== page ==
February 19, 2016
Governor Jay Inslee
PO Box 40002
Olympia, WA 98504-0002
Dear Governor Inslee,
I am responding to a letter dated January 26, 2016, which I received from Taylor Wonhoff, your Deputy General Counsel. Regarding my Motion for Reconsideration of a proposed fluoridation rule, Mr. Wonhoff says:
As you concede in your motion, state law does not provide for matters of reconsideration. Accordingly, the Governor will not be able to review your motion for reconsideration.
This is an incorrect statement. RCW 34.05.330 does not prohibit the Governor from responding to a motion for reconsideration. It is not that you “will not be able to review” our motion. You simply choose not to do so.
There are four reasons why you have an obligation to respond. First, the Board of Health failed to specifically address all the issues I raised. RCW 34.05.330 says the Board of Health shall:
“either (a) deny the petition in writing, stating (i) its reasons for the denial, specifically addressing the concerns raised by the petitioner, and, where appropriate, (ii) the alternative means by which it will address the concerns raised by the petitioner, or (b) initiate rule-making proceedings in accordance with RCW 34.05.320.
The Board of Health failed to specifically address my argument that fluoridation materials fail the risk estimation test and therefore do not comply with NSF 60 and WAC 246-290-220 and therefore are forbidden to be used in Washington. And there were other arguments which the Board of Health failed to address. The Board of Health failed to initiate rule-making proceedings.
Second, you made the same error. RCW 34.05.320 says:
If an agency denies a petition to repeal or amend a rule submitted under subsection (1) of this section, the petitioner, within thirty days of the denial, may appeal the denial to the governor. … Within forty-five days after receiving the appeal, the governor shall either (a) deny the petition in writing, stating (i) his or her reasons for the denial, specifically addressing the concerns raised by the petitioner, and, (ii) where appropriate, the alternative means by which he or she will address the concerns raised by the petitioner; (b) … direct the agency to initiate rule-making proceedings in accordance with this chapter ….
You failed to specifically address my argument that fluoridation materials fail the risk estimation test and therefore do not comply with NSF 60 and WAC 246-290-220, and therefore may not be used. And there were other arguments which the you failed to address. You also failed to direct the Board of Health to initiate rule-making proceedings.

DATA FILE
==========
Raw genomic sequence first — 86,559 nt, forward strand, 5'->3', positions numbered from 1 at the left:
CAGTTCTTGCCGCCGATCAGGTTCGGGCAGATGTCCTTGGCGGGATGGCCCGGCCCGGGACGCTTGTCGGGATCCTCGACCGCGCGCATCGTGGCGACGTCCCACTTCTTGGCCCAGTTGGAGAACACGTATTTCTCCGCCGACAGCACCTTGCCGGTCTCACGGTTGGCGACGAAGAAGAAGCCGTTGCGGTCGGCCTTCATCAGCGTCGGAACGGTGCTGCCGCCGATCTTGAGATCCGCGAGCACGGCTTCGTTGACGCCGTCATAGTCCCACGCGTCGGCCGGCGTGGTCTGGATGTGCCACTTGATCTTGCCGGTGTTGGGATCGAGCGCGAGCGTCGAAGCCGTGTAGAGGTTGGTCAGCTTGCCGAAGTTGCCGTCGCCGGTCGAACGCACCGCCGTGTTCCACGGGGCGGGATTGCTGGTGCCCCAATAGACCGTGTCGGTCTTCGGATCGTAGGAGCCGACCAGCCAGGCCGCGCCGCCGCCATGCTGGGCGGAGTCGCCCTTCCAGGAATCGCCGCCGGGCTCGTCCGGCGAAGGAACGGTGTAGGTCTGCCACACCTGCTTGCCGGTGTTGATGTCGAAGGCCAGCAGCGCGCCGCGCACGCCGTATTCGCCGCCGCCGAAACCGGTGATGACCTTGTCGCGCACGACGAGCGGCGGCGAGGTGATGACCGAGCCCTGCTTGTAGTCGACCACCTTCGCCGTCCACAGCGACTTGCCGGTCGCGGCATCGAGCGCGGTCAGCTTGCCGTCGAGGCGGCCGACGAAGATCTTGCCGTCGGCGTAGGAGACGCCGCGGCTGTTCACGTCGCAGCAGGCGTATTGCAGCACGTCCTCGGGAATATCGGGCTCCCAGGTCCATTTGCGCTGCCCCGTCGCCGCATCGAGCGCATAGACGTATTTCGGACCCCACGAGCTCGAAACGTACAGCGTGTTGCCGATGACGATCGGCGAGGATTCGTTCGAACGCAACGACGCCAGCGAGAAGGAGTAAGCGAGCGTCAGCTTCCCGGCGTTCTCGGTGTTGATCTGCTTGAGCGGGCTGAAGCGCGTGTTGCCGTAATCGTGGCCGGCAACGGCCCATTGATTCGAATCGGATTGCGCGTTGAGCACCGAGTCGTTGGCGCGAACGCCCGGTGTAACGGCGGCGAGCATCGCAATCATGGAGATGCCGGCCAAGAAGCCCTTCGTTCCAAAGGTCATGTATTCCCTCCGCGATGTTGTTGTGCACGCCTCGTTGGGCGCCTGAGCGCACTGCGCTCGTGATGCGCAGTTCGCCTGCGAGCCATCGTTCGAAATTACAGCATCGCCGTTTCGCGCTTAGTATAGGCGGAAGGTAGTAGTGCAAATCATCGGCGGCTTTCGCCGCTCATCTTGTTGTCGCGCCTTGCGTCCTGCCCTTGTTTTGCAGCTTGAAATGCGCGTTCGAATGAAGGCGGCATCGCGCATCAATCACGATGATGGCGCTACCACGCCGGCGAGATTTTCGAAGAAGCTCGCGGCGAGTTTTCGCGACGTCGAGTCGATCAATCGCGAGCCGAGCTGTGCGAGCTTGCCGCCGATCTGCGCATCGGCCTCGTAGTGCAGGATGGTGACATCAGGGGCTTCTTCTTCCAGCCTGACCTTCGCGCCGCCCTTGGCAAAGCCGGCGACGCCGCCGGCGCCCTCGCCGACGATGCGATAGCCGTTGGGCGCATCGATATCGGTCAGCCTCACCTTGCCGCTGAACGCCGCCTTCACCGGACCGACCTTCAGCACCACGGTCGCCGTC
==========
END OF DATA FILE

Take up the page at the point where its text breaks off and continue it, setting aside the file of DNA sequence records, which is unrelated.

Third, fluoridation is clearly unscientific. We are learning from Flint that chlorine, chloramine, and fluorosilicic acid all leach lead from plumbing. The amount of soda ash sufficient to neutralize chlorine or chloramine (we do not use chloramine in Snohomish and King counties) is insufficient to neutralize the silicic acid. Fluorosilicic acid breaks down into silicic acid, which has an extremely low dissociation constant, meaning it is hard to neutralize. To neutralize it, the pH would have to be raised to 10, which is not desirable for other reasons. The water would be like milk of magnesia. The stomach would be unable to digest food. Of the three acids, chlorine, chloramine, and silicic acid, silicic acid is the most persistent in leaching lead. See http://www.fluoride-class-action.com/silicic-acid-2.
Adding fluorosilicic acid to drinking water can never decrease the amount of lead therein. Fluoridation will always increase lead levels in drinking water. Recall that I pointed out the letter from Tacoma Public Utilities, which confirmed that lead levels dropped almost by half when fluoridation was temporarily halted there because of a drought.
Fourth, you swore to uphold Washington law. Fluoridation using fluorosilicic acid is unquestionably illegal under Washington law.
If you persist in denying my petition or in refusing to respond to my motion for reconsideration, it will be clear that you support fluoridation and therefore that you support higher than normal lead levels. I urge you to get on the right side of history and put an end to this unscientific and illegal vice.
As tetraethyl leaded gasoline finally passed away, so too with drinking water fluoridation. Don’t be on the wrong side of science and history.
Re-read my Motion for Reconsideration at
James Robert Deal, Attorney
WSBA Number 8103